• Lower your forearms to the ground and fold forward to rest your head on the ground. 
  • Stay in this position for 30 seconds to two minutes, and then repeat on the other side.

5. Standing Backbend (Anuvittasana)

This pose lengthens the back and the muscles in the front of the pelvis and opens up your heart whistle encouraging you to ground down through your feet.

The asana also helps you focus on your body and the information it is giving you about how you are feeling.

person in a standing back bend
  • Start in mountain dose, rooting down through your tailbone and pressing the soles of your feet into the ground.
  • Pull your shoulders downward and bring your hands to your sacrum, fingertips pointing downwards.
  • Draw your elbows together and push forward with your hips. Gently drop back through the upper chest and neck.
  • Stay here for five deep breaths, relax, and repeat.

6. Devotional Warrior (Baddha Virabhadrasana)

Devotional warrior is another pose that helps you turn your mind and attention inward to focus on what is happening inside your mind and body.

You simultaneously project strength and power as you mimic a warrior beheading Shiva’s enemy.

  • Stand with your legs about three feet apart and your back foot turned out at a 45-degree angle.
  • Reach your arms upwards and bend through the front leg, entering Warrior I. 
  • Now clasp your hand behind your back with your palms facing one another.
  • Open your chest and lengthen your spine and fold forward next to the front thigh while keeping the spine straight.
  • Hold here for five deep breaths, rest and repeat.
yogi in devotional warrior

7. Peaceful Warrior (Shanti Virabhadrasana)

This is another full moon yoga pose that requires both lifting up and grounding down at the same time and which helps us learn to control the flow of energy through our bodies.

  • From Warrior I, straighten your front leg and tip forward from the hips racing down towards the floor with your front arm and lifting your back leg open behind you until it is parallel with the floor.
  • Reach your other hand directly upwards and look up towards it.
  • Stay here for five deep breaths, rest and repeat.

8. Fish Pose (Matsyasana)

Fish pose is about embodying your personal truth and expressing your inner beauty, making it the perfect celebratory pose for full moon yoga.

The pose also opens your heart in a way that allows you to release tension and bad energy and attract positive energy.

yogi doing full moon yoga sequence with fish pose
  • Like on your back with your arms down by your side, palms facing down.
  • Press your arms into the floor to allow you to lift your chest off the ground.
  • Tip your head backward and place the crown of your head on the ground. Your legs should remain active. 
  • If you feel comfortable, you can lift your legs off the ground 45 degrees, and extend your arms in front of you at a 45-degree angle.
  • Stay for five deep breaths, relax and repeat.

9. Wide-Angle Seated Forward Bend (Upavistha Konasana)

This hip opener releases tension and can promote emotional release, and also improves concentration and focus as you come to the end of your full moon yoga practice.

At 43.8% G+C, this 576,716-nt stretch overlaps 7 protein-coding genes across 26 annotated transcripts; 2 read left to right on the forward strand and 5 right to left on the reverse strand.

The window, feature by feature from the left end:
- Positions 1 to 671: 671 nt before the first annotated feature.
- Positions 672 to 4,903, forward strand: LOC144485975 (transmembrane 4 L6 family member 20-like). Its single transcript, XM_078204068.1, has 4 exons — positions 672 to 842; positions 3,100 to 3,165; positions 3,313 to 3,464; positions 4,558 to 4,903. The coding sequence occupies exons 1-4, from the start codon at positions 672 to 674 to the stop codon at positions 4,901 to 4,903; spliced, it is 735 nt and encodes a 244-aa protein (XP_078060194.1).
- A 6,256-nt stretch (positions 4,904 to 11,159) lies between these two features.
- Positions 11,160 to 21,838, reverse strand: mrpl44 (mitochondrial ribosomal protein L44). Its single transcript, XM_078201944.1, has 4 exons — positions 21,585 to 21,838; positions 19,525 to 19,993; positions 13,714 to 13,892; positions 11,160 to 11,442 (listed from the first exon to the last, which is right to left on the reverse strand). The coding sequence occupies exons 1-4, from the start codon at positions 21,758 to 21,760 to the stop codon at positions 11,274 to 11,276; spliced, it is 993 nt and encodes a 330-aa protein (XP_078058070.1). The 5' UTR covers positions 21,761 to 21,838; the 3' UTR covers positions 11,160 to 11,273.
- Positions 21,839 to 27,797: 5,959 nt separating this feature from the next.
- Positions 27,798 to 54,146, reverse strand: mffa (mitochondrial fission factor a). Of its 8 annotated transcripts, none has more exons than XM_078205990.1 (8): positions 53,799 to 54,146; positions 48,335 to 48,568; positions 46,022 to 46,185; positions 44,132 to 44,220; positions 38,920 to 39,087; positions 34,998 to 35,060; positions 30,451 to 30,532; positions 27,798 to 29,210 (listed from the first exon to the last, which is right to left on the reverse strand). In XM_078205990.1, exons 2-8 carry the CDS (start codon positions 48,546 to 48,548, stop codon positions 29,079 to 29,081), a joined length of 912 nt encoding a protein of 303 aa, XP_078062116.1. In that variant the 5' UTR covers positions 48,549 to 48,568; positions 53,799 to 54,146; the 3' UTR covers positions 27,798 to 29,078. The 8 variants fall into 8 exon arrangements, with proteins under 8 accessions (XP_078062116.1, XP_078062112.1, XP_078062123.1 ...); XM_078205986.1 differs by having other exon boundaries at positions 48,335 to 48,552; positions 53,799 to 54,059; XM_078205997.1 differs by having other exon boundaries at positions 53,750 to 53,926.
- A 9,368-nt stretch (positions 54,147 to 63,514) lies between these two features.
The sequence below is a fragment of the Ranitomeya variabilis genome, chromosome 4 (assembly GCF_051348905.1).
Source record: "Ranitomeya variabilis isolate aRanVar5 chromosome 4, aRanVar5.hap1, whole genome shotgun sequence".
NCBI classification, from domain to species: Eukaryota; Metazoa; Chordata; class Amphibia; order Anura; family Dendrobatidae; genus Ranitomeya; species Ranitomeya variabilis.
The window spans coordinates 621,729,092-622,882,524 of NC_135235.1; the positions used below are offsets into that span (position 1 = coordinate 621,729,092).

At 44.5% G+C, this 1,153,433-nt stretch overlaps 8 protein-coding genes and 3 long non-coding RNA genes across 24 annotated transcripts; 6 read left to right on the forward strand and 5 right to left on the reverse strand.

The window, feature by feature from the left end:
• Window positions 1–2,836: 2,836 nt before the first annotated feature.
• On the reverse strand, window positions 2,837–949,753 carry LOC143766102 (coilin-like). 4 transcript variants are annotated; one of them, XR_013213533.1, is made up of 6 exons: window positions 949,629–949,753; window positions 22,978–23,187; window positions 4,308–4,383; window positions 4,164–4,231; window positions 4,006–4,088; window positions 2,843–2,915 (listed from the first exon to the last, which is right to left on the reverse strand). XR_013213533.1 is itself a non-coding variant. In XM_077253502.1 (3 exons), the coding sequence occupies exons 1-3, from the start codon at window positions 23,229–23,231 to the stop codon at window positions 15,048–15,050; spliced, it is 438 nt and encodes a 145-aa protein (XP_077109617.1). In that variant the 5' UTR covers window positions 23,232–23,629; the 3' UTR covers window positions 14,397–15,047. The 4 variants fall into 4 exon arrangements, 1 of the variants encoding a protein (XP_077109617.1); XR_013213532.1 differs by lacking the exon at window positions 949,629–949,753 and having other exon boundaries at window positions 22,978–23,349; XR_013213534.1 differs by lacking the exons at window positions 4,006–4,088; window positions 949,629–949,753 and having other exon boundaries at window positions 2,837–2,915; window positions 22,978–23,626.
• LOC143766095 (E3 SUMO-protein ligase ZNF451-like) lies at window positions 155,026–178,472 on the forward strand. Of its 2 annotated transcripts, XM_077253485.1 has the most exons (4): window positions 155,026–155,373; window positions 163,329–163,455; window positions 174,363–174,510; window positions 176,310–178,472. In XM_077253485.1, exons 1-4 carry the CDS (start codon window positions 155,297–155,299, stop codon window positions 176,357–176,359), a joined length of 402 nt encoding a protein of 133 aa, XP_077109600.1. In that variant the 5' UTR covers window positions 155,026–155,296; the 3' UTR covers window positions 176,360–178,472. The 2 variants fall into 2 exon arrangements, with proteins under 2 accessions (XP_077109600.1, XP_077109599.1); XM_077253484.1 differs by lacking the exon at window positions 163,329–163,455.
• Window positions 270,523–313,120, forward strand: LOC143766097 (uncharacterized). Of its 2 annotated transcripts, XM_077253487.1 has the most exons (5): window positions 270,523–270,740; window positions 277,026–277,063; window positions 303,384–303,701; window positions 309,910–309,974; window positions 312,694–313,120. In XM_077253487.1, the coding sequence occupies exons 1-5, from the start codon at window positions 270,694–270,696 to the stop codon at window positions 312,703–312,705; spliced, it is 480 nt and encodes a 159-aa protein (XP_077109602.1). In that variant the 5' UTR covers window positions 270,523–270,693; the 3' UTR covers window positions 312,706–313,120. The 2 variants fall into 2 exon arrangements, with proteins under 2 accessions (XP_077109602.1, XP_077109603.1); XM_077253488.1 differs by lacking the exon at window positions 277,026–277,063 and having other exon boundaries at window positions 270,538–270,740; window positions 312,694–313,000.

• From a seated position with your legs stretched out in front of you, open your legs as wide as possible while staying on your sit bones.
  • Keep your legs active and flex your feet upwards.
  • Reach your arms up above you to length through the spine, and then hinge from the hips to fold forward.
  • Rest your hands on the ground in front of you wherever is comfortable. 
  • Take five deep breaths, pushing a little deeper into the pose with each. Then remain in the position, letting gravity do the work for 20 seconds to two minutes.
person in seated forward fold yoga

10. Corpse Pose (Savasana)

End your full moon yoga practice with corpse pose to let your body integrate what you have created through your practice, and also rest and restore.

Sit with your emotions for several minutes and find balance before returning to day-to-day things.

  • Lie on your back and let your arms and legs relax, falling away from the centerline of your body.
  • There should be space between your torso and arms, and your palms should be facing upwards. Relax your body completely. 
  • You can complete a body scan, tensing and then relaxing different muscle groups, starting with your toes and working up to your head.
  • Once you are relaxed, stay in Savasana for as long as you want, but at least five minutes. 
  • When you are ready to come out, you can complete another body scan, but this time wiggling muscles to bring life back into them.

Full Moon Yoga – Concluding Thoughts

As we become busy with life’s demands, we don’t always take the time to examine what we are feeling, or take note of what may be affecting how we feel.

Environmental factors have an enormous impact on our health and well-being. The changing energy of the moon is an extremely powerful environmental element and its gravity can have an immense influence.

When it comes to your yoga practice, the full moon is a time for a grounding Yin Yoga practice that encourages you to focus inwards on how you are feeling and what you have achieved.

If you do not already track your emotional and physical condition with the moon, it can be a good idea to start using a moon cycle calendar to visualize just how profoundly the changing phases of the moon can affect you.

Read more about Yin Yoga

Photo of author
Wenlin is a Women’s Well-being Coach, Qigong and Yoga specialist for women and Red School Menstruality Mentor who is passionate about empowering working women to overcome overwhelm to find flow, ease and joy in their life. Wenlin brings with her over 15 years experience working at the intersection of mindfulness, creativity, psychology and wellness, with over 3,000 hours of training and 8 years of experience supporting women across Asia, Europe and the USA. If you want to learn how to find more flow and ease in your life, Wenlin is here to support you.